This was the middle of the wilderness. But it was as congested as any urban area we have ever visited.

The shuttle vehicle we took back to Avalanche Creek was a full sized Sprinter, the same chassis of our Roadtrek Etrek. So I asked the driver if I could take mine up. No problem he said.

Now right now, let me say that I was not supposed to take my Roadtrek any further along the Going-to-the-Sun Road. If we had not been waved through the front gate of the park on Sunday, I’m sure now that the ranger would have so instructed me. Later, after I had done the deed, I learned that vehicles over 21 feet are not allowed to drive the highway.

With my StowAway2 cargo box, my Roadtrek measures nearly 24 feet.

But, thinking it was okay, bright and early the next morning, I took the Roadtrek up and down the Going-to-the-Sun Road. No one challenged me. Again, I should not have done this. So don’t try this on your own.

That said, I did. And I had absolutely no problems.


Going-to-the-Sun Road is one of the world’s most spectacle highways. Bisecting the heart of Glacier, the 50-mile-long road follows the shores of the park’s two largest lakes and hugs the cliffs below the Continental Divide as it traverses Logan Pass. It is not for the faint of heart or those who are nervous driving narrow roads that twist and turn and are bordered with steep rock walls on the driver’s side and thousand foot drop-offs, without guard rails, on the passenger side.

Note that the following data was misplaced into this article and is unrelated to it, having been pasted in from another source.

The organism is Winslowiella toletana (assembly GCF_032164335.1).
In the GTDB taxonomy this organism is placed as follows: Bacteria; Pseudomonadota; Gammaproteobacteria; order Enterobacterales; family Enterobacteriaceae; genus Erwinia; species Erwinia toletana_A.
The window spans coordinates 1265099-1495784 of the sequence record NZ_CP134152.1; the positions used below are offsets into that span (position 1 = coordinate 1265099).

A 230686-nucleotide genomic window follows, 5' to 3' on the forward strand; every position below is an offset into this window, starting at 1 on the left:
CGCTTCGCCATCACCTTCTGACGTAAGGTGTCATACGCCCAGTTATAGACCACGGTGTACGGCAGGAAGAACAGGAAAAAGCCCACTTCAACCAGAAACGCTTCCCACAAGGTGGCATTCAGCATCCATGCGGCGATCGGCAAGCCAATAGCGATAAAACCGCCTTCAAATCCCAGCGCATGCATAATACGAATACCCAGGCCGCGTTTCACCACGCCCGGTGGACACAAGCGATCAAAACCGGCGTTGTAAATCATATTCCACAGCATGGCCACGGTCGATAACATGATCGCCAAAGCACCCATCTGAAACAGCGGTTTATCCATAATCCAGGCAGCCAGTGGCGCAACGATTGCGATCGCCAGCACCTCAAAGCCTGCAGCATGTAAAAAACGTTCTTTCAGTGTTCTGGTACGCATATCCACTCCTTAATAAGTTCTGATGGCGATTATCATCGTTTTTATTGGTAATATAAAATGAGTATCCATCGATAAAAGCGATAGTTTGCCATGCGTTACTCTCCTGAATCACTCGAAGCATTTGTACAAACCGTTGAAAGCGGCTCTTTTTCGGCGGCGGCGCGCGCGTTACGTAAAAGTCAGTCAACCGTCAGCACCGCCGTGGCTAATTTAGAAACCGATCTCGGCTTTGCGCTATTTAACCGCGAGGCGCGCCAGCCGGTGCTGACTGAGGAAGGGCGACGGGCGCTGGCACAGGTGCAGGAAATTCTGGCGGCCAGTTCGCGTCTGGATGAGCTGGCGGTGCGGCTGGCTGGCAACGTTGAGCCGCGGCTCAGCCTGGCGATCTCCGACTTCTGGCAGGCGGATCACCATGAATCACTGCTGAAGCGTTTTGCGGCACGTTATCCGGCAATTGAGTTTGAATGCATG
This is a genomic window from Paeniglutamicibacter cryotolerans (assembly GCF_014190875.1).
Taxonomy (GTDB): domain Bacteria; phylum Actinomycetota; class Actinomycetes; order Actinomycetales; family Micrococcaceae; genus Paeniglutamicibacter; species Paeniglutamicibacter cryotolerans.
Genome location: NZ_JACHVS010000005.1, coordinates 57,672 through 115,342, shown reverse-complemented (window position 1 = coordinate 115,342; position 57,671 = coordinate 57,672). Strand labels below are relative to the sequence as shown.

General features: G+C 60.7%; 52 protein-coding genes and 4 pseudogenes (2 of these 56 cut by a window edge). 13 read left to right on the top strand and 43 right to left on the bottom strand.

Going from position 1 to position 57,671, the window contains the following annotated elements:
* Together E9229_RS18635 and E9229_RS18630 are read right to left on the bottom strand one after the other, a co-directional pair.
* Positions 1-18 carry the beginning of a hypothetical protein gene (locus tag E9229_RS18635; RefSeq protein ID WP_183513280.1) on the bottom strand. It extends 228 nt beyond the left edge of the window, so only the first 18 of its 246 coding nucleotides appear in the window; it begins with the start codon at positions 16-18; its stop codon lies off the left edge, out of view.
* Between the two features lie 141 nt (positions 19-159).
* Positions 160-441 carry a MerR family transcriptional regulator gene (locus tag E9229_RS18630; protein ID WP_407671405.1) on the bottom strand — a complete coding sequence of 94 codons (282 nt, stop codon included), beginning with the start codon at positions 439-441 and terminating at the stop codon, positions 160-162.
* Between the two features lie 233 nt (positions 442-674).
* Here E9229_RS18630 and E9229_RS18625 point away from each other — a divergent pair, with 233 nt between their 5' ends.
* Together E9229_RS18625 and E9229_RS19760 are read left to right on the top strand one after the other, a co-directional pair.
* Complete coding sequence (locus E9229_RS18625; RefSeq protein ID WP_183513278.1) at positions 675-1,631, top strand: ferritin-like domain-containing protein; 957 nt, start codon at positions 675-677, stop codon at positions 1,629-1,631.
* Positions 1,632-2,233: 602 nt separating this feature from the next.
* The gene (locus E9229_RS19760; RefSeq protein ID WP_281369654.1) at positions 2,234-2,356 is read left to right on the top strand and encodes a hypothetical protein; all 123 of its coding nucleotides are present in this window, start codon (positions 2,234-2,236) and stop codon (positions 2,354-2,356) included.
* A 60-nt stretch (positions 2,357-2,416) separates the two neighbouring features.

Here’s a video of the drive, recorded with my GoPro:

We did it early on a Tuesday morning with little traffic. I passed numerous park rangers and none seemed to mind. A couple even gave me that friendly raise-four-fingers-from-the-steering-wheel-hello as we passed. We stopped in turnoffs along the way to take photos. We spotted a grizzly on the way down and took some long lens pictures of him as he devoured huckleberries on a far away hillside.

We took the highway all the way to the West Entrance and the town of St. Mary. We stopped at the Rising Sun Campground. Full. Almost out of the park, we stopped at the St Mary Campground. Also full. We made our way to the park’s most popular campground, Many Glacier. This one filled before 7 AM that day, and most days.